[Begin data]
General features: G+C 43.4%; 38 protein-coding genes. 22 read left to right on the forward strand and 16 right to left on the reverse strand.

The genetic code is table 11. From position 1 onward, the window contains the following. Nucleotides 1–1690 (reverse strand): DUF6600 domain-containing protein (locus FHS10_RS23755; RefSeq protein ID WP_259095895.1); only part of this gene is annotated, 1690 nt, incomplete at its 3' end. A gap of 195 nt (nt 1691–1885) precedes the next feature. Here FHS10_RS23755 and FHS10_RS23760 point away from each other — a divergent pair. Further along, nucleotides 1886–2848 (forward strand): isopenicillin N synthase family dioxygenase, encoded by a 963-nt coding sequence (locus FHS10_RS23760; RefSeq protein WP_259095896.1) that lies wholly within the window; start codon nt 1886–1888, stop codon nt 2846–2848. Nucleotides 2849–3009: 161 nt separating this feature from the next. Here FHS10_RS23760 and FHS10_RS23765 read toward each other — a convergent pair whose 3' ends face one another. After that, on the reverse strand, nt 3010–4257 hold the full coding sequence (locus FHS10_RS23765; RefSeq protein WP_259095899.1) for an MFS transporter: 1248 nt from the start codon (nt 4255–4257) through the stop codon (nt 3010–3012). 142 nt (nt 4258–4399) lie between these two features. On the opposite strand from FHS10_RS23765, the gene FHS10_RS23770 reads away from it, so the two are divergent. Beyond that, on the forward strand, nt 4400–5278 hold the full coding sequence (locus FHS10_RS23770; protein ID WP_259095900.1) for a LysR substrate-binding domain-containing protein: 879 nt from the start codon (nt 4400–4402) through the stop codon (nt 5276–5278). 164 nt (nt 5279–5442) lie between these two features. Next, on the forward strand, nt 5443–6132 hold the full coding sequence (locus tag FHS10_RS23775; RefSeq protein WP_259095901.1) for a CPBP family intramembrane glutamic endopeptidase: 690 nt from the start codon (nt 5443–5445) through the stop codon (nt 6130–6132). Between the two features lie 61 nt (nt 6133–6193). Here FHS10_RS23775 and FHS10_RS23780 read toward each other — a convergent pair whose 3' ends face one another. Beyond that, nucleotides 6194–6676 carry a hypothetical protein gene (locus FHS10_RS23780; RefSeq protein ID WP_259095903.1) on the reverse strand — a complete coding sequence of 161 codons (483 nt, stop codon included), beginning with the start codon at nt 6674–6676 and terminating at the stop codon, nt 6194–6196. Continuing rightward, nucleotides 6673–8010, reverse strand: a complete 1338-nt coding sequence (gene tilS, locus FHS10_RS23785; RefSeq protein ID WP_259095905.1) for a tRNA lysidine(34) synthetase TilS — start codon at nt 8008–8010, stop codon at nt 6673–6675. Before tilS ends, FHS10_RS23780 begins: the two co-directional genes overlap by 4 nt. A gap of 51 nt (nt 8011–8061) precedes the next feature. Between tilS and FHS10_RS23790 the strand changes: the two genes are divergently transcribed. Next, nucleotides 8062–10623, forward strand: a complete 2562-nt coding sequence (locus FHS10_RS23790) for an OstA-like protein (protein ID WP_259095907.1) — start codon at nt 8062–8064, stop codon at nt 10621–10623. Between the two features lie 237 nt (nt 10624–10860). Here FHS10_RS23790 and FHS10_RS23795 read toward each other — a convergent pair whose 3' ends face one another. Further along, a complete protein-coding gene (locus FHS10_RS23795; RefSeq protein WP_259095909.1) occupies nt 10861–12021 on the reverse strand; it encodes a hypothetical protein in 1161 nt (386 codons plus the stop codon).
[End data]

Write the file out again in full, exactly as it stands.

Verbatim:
General features: G+C 43.4%; 38 protein-coding genes. 22 read left to right on the forward strand and 16 right to left on the reverse strand.

The genetic code is table 11. From position 1 onward, the window contains the following. Nucleotides 1–1690 (reverse strand): DUF6600 domain-containing protein (locus FHS10_RS23755; RefSeq protein ID WP_259095895.1); only part of this gene is annotated, 1690 nt, incomplete at its 3' end. A gap of 195 nt (nt 1691–1885) precedes the next feature. Here FHS10_RS23755 and FHS10_RS23760 point away from each other — a divergent pair. Further along, nucleotides 1886–2848 (forward strand): isopenicillin N synthase family dioxygenase, encoded by a 963-nt coding sequence (locus FHS10_RS23760; RefSeq protein WP_259095896.1) that lies wholly within the window; start codon nt 1886–1888, stop codon nt 2846–2848. Nucleotides 2849–3009: 161 nt separating this feature from the next. Here FHS10_RS23760 and FHS10_RS23765 read toward each other — a convergent pair whose 3' ends face one another. After that, on the reverse strand, nt 3010–4257 hold the full coding sequence (locus FHS10_RS23765; RefSeq protein WP_259095899.1) for an MFS transporter: 1248 nt from the start codon (nt 4255–4257) through the stop codon (nt 3010–3012). 142 nt (nt 4258–4399) lie between these two features. On the opposite strand from FHS10_RS23765, the gene FHS10_RS23770 reads away from it, so the two are divergent. Beyond that, on the forward strand, nt 4400–5278 hold the full coding sequence (locus FHS10_RS23770; protein ID WP_259095900.1) for a LysR substrate-binding domain-containing protein: 879 nt from the start codon (nt 4400–4402) through the stop codon (nt 5276–5278). 164 nt (nt 5279–5442) lie between these two features. Next, on the forward strand, nt 5443–6132 hold the full coding sequence (locus tag FHS10_RS23775; RefSeq protein WP_259095901.1) for a CPBP family intramembrane glutamic endopeptidase: 690 nt from the start codon (nt 5443–5445) through the stop codon (nt 6130–6132). Between the two features lie 61 nt (nt 6133–6193). Here FHS10_RS23775 and FHS10_RS23780 read toward each other — a convergent pair whose 3' ends face one another. Beyond that, nucleotides 6194–6676 carry a hypothetical protein gene (locus FHS10_RS23780; RefSeq protein ID WP_259095903.1) on the reverse strand — a complete coding sequence of 161 codons (483 nt, stop codon included), beginning with the start codon at nt 6674–6676 and terminating at the stop codon, nt 6194–6196. Continuing rightward, nucleotides 6673–8010, reverse strand: a complete 1338-nt coding sequence (gene tilS, locus FHS10_RS23785; RefSeq protein ID WP_259095905.1) for a tRNA lysidine(34) synthetase TilS — start codon at nt 8008–8010, stop codon at nt 6673–6675. Before tilS ends, FHS10_RS23780 begins: the two co-directional genes overlap by 4 nt. A gap of 51 nt (nt 8011–8061) precedes the next feature. Between tilS and FHS10_RS23790 the strand changes: the two genes are divergently transcribed. Next, nucleotides 8062–10623, forward strand: a complete 2562-nt coding sequence (locus FHS10_RS23790) for an OstA-like protein (protein ID WP_259095907.1) — start codon at nt 8062–8064, stop codon at nt 10621–10623. Between the two features lie 237 nt (nt 10624–10860). Here FHS10_RS23790 and FHS10_RS23795 read toward each other — a convergent pair whose 3' ends face one another. Further along, a complete protein-coding gene (locus FHS10_RS23795; RefSeq protein WP_259095909.1) occupies nt 10861–12021 on the reverse strand; it encodes a hypothetical protein in 1161 nt (386 codons plus the stop codon).